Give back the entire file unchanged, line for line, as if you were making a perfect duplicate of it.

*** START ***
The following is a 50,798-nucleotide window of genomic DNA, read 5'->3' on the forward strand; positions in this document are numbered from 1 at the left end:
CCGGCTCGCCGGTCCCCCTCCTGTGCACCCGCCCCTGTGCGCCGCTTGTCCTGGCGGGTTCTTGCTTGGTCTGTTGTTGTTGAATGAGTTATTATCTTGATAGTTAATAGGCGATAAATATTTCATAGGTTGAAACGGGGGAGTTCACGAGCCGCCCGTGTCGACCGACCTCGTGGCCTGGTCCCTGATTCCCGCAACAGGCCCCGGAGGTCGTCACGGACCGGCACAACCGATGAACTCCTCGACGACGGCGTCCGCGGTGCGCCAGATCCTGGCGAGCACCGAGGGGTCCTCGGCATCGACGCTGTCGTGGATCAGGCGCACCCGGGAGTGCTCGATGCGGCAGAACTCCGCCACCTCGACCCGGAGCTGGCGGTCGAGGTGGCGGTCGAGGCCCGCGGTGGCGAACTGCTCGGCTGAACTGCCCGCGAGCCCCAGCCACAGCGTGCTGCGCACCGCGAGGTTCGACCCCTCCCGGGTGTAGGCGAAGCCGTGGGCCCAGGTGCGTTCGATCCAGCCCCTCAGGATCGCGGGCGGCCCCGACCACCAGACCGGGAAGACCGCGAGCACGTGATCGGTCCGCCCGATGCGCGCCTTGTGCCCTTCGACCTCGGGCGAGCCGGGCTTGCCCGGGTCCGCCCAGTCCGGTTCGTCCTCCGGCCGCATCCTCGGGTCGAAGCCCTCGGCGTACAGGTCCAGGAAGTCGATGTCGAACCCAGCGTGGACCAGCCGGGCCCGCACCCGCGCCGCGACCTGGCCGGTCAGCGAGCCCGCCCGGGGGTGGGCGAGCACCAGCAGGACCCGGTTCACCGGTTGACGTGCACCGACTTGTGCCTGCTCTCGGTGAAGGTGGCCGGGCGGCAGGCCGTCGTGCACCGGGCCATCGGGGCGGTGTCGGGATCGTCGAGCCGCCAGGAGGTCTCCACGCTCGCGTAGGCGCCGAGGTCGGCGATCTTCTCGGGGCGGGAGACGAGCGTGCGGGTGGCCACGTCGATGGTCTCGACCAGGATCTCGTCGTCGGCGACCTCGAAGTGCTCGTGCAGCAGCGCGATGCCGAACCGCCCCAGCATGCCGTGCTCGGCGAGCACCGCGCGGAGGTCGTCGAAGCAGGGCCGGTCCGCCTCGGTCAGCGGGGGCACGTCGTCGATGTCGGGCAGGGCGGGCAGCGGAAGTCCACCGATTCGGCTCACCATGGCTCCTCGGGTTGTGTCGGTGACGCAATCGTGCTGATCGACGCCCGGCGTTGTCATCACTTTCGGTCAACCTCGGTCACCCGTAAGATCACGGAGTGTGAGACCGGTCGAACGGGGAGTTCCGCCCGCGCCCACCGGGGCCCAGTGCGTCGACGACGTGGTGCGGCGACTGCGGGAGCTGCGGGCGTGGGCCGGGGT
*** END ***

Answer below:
The following is a 50,798-nucleotide window of genomic DNA, read 5'->3' on the forward strand; positions in this document are numbered from 1 at the left end:
CCGGCTCGCCGGTCCCCCTCCTGTGCACCCGCCCCTGTGCGCCGCTTGTCCTGGCGGGTTCTTGCTTGGTCTGTTGTTGTTGAATGAGTTATTATCTTGATAGTTAATAGGCGATAAATATTTCATAGGTTGAAACGGGGGAGTTCACGAGCCGCCCGTGTCGACCGACCTCGTGGCCTGGTCCCTGATTCCCGCAACAGGCCCCGGAGGTCGTCACGGACCGGCACAACCGATGAACTCCTCGACGACGGCGTCCGCGGTGCGCCAGATCCTGGCGAGCACCGAGGGGTCCTCGGCATCGACGCTGTCGTGGATCAGGCGCACCCGGGAGTGCTCGATGCGGCAGAACTCCGCCACCTCGACCCGGAGCTGGCGGTCGAGGTGGCGGTCGAGGCCCGCGGTGGCGAACTGCTCGGCTGAACTGCCCGCGAGCCCCAGCCACAGCGTGCTGCGCACCGCGAGGTTCGACCCCTCCCGGGTGTAGGCGAAGCCGTGGGCCCAGGTGCGTTCGATCCAGCCCCTCAGGATCGCGGGCGGCCCCGACCACCAGACCGGGAAGACCGCGAGCACGTGATCGGTCCGCCCGATGCGCGCCTTGTGCCCTTCGACCTCGGGCGAGCCGGGCTTGCCCGGGTCCGCCCAGTCCGGTTCGTCCTCCGGCCGCATCCTCGGGTCGAAGCCCTCGGCGTACAGGTCCAGGAAGTCGATGTCGAACCCAGCGTGGACCAGCCGGGCCCGCACCCGCGCCGCGACCTGGCCGGTCAGCGAGCCCGCCCGGGGGTGGGCGAGCACCAGCAGGACCCGGTTCACCGGTTGACGTGCACCGACTTGTGCCTGCTCTCGGTGAAGGTGGCCGGGCGGCAGGCCGTCGTGCACCGGGCCATCGGGGCGGTGTCGGGATCGTCGAGCCGCCAGGAGGTCTCCACGCTCGCGTAGGCGCCGAGGTCGGCGATCTTCTCGGGGCGGGAGACGAGCGTGCGGGTGGCCACGTCGATGGTCTCGACCAGGATCTCGTCGTCGGCGACCTCGAAGTGCTCGTGCAGCAGCGCGATGCCGAACCGCCCCAGCATGCCGTGCTCGGCGAGCACCGCGCGGAGGTCGTCGAAGCAGGGCCGGTCCGCCTCGGTCAGCGGGGGCACGTCGTCGATGTCGGGCAGGGCGGGCAGCGGAAGTCCACCGATTCGGCTCACCATGGCTCCTCGGGTTGTGTCGGTGACGCAATCGTGCTGATCGACGCCCGGCGTTGTCATCACTTTCGGTCAACCTCGGTCACCCGTAAGATCACGGAGTGTGAGACCGGTCGAACGGGGAGTTCCGCCCGCGCCCACCGGGGCCCAGTGCGTCGACGACGTGGTGCGGCGACTGCGGGAGCTGCGGGCGTGGGCCGGGGT